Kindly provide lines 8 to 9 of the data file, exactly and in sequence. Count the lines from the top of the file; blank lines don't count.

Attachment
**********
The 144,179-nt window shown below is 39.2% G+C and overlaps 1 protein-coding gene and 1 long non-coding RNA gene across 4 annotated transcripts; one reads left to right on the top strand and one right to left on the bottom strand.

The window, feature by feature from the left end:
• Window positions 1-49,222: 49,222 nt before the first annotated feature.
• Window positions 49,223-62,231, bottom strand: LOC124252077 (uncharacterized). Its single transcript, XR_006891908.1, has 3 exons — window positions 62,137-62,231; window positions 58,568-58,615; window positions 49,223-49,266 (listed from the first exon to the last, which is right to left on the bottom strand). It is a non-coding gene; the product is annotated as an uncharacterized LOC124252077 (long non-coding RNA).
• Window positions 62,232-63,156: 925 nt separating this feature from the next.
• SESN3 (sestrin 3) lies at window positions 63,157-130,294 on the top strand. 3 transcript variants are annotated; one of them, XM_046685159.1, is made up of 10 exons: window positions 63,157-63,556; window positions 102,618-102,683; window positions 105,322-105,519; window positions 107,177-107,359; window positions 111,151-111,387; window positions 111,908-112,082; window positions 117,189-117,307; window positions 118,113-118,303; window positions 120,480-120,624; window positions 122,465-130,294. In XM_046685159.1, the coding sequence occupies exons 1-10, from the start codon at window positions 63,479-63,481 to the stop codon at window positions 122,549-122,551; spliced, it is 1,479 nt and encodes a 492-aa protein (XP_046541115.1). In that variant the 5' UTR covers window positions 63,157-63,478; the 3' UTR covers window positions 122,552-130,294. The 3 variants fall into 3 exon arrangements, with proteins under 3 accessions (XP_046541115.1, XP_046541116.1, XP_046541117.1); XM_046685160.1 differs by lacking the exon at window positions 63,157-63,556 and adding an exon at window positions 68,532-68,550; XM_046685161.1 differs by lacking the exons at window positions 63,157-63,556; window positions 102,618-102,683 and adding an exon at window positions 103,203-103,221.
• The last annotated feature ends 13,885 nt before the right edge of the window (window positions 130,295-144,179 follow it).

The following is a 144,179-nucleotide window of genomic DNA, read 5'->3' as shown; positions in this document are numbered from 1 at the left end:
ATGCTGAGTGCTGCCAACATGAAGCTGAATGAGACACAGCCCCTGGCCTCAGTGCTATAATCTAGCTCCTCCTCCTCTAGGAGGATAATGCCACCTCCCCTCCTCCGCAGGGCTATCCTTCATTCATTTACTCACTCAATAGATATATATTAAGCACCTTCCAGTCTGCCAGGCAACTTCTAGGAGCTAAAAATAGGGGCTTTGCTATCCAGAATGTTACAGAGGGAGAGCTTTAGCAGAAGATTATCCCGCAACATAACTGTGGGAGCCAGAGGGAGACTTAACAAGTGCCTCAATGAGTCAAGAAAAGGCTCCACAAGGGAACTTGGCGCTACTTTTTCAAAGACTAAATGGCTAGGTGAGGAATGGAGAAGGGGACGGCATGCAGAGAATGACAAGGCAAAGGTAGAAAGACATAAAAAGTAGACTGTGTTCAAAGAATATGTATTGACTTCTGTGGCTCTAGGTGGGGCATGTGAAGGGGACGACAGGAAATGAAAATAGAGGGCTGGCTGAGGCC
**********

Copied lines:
The following is a 144,179-nucleotide window of genomic DNA, read 5'->3' as shown; positions in this document are numbered from 1 at the left end:
ATGCTGAGTGCTGCCAACATGAAGCTGAATGAGACACAGCCCCTGGCCTCAGTGCTATAATCTAGCTCCTCCTCCTCTAGGAGGATAATGCCACCTCCCCTCCTCCGCAGGGCTATCCTTCATTCATTTACTCACTCAATAGATATATATTAAGCACCTTCCAGTCTGCCAGGCAACTTCTAGGAGCTAAAAATAGGGGCTTTGCTATCCAGAATGTTACAGAGGGAGAGCTTTAGCAGAAGATTATCCCGCAACATAACTGTGGGAGCCAGAGGGAGACTTAACAAGTGCCTCAATGAGTCAAGAAAAGGCTCCACAAGGGAACTTGGCGCTACTTTTTCAAAGACTAAATGGCTAGGTGAGGAATGGAGAAGGGGACGGCATGCAGAGAATGACAAGGCAAAGGTAGAAAGACATAAAAAGTAGACTGTGTTCAAAGAATATGTATTGACTTCTGTGGCTCTAGGTGGGGCATGTGAAGGGGACGACAGGAAATGAAAATAGAGGGCTGGCTGAGGCC